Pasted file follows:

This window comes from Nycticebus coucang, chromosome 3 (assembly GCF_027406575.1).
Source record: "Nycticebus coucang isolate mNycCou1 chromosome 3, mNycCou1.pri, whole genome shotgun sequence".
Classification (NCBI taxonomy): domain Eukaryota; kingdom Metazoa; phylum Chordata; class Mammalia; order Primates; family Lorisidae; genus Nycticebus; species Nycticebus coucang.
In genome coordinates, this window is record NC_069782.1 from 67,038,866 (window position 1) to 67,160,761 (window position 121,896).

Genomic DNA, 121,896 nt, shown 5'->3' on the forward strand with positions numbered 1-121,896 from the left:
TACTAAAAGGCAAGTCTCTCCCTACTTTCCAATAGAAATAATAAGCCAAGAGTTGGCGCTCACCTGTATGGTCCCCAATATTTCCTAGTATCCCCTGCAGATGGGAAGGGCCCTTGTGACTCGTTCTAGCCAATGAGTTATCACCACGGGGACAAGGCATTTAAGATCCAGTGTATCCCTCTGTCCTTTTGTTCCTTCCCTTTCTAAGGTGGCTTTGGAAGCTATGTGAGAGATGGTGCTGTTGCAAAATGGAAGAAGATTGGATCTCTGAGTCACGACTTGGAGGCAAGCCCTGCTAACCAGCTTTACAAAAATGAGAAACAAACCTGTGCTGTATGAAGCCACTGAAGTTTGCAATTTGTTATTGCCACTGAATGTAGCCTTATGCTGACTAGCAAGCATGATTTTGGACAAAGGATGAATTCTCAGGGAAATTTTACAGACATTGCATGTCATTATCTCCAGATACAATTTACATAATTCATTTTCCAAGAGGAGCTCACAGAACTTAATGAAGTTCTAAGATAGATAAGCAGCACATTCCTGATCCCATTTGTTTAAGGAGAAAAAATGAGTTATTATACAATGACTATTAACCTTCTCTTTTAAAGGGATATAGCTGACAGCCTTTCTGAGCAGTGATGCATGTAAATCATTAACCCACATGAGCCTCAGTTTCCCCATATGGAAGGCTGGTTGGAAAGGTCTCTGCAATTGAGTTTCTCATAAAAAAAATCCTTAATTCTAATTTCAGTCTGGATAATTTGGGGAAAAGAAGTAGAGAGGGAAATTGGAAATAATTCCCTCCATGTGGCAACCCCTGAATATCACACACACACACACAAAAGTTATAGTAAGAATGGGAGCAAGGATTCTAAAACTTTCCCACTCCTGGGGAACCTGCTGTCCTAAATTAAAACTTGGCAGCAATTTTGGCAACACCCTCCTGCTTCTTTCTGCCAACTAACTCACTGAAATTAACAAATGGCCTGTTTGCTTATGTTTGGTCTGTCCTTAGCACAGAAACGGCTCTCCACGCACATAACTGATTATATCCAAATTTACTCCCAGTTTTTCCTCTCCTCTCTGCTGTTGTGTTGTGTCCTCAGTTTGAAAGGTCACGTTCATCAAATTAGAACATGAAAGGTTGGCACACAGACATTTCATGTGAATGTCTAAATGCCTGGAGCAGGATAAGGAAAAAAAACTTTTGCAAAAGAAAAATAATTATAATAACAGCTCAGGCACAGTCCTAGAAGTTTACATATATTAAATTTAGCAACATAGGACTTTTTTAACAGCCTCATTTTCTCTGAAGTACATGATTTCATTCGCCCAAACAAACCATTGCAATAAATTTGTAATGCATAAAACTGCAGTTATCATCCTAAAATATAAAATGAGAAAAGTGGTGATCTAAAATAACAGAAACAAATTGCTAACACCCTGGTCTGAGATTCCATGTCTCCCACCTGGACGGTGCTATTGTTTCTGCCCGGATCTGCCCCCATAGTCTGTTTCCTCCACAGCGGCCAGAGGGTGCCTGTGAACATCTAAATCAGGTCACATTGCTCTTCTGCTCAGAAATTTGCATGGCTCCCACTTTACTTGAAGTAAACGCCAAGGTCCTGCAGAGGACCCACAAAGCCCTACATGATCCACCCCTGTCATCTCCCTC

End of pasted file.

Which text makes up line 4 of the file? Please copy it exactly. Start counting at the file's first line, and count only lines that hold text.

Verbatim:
In genome coordinates, this window is record NC_069782.1 from 67,038,866 (window position 1) to 67,160,761 (window position 121,896).